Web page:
Reactivated herpes simplex infection increases the risk of Alzheimer's disease.

BACKGROUND:Previous studies have suggested a link between
herpes simplex virus (HSV) type 1 and the development of Alzheimer's
disease (AD).

METHODS:The present analysis included 3432 persons (53.9% women, mean age at inclusion 62.7 ± 14.4 years) with a mean follow-up time of 11.3 years. The number of incident AD cases was
245. Serum samples were analyzed for anti-HSV antibodies (immunoglobulin
(Ig)G and IgM) by enzyme-linked immunosorbent assays.

:The presence of anti-HSV IgG antibodies was not associated with an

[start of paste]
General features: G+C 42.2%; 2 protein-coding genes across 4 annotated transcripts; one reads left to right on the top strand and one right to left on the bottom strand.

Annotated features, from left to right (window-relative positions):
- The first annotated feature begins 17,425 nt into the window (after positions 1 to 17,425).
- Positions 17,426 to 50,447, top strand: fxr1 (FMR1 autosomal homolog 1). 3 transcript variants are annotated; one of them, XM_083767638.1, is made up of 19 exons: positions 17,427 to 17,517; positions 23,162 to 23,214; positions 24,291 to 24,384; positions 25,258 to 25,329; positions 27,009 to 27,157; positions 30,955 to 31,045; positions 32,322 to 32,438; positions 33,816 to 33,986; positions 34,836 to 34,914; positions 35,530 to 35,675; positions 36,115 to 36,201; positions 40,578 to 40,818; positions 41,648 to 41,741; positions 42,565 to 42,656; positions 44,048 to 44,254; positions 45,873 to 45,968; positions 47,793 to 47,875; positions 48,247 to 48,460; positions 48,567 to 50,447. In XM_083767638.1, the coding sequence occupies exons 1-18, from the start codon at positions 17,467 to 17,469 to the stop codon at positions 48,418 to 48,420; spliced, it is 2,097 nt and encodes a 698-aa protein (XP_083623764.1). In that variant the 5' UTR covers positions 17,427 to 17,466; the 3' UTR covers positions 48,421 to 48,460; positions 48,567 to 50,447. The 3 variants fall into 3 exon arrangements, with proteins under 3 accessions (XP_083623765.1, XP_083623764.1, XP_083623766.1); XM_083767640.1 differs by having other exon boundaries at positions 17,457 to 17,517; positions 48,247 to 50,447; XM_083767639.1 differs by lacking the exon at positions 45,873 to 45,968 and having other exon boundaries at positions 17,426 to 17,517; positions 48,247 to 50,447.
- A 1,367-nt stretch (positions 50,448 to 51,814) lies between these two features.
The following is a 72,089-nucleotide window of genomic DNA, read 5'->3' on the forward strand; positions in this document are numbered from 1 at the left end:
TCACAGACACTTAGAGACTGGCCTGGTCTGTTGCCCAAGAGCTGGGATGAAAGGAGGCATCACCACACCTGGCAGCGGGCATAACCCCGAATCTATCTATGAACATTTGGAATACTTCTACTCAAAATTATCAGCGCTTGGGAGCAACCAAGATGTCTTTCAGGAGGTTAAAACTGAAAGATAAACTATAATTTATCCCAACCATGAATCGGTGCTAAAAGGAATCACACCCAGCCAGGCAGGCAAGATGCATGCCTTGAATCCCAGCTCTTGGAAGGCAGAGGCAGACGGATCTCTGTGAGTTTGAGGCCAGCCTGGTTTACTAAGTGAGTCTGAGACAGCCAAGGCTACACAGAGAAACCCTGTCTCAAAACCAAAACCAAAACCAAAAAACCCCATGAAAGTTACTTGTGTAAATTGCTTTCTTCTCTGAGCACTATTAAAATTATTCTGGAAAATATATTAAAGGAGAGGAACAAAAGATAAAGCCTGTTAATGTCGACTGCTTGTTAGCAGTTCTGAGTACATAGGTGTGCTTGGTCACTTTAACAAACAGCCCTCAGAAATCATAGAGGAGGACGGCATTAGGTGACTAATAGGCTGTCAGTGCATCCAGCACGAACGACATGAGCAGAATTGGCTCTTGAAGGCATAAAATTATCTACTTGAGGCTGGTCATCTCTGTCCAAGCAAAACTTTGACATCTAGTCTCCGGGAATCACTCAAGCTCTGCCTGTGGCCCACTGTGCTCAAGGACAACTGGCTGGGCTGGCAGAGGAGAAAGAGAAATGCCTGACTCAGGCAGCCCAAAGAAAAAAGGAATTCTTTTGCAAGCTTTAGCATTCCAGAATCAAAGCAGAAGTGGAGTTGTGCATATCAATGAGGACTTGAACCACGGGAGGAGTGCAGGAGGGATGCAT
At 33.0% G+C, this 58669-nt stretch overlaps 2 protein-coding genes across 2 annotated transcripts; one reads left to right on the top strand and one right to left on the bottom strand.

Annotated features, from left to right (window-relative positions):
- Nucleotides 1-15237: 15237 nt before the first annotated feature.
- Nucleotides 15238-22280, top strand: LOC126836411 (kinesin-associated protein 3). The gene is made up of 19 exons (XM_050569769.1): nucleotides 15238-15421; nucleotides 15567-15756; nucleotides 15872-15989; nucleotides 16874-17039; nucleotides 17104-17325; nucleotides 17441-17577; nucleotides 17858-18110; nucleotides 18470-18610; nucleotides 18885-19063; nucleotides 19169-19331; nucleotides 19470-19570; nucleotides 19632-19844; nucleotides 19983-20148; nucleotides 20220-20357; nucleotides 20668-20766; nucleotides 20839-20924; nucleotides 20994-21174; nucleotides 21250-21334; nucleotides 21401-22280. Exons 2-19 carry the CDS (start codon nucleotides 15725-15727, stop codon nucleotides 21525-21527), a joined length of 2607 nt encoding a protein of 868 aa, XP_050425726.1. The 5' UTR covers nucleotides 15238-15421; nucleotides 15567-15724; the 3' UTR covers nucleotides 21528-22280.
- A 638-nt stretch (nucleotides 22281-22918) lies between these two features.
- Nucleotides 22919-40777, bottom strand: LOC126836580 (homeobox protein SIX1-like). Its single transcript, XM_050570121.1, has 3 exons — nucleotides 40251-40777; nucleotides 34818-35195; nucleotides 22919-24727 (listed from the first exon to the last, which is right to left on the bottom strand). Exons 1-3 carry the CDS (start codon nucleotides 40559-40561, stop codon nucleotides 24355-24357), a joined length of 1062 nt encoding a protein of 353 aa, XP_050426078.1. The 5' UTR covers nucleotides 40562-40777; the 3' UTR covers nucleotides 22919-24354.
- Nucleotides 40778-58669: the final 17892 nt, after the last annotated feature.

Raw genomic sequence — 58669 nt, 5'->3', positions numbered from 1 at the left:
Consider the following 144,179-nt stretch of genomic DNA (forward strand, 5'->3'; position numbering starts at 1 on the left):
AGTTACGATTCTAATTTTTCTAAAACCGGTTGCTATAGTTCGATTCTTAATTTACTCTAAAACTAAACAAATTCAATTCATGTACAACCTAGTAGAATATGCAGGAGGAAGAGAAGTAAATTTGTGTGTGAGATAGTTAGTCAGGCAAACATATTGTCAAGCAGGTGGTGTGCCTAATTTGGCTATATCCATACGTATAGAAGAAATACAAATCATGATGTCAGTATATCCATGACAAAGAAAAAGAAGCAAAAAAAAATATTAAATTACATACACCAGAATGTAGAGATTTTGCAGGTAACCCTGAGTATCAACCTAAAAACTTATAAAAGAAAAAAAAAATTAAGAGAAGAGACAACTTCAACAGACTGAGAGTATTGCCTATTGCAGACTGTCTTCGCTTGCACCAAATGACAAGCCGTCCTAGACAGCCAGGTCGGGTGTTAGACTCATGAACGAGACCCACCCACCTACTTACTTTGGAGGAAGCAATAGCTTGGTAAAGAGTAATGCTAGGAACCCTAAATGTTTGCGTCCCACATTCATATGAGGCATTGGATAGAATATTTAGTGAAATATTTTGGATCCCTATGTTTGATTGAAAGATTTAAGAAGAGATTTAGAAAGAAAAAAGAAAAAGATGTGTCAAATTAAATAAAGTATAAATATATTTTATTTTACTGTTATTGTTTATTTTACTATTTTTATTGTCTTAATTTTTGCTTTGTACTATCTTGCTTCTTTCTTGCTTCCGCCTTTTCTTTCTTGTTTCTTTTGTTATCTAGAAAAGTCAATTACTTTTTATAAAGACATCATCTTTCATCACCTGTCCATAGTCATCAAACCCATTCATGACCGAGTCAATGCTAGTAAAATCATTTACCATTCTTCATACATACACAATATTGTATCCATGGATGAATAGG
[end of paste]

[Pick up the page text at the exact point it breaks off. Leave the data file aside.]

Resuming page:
increased risk for AD, controlled for age and sex (hazard ratio, HR,
0.993, P = .979). However, the presence of anti-HSV IgM at baseline was
associated with an increased risk of developing AD (HR 1.959, P = .012).

CONCLUSION:Positivity for anti-HSV IgM, a sign of reactivated infection, was found to almost
double the risk for AD, whereas the presence of anti-HSV IgG antibodies
did not affect the risk.

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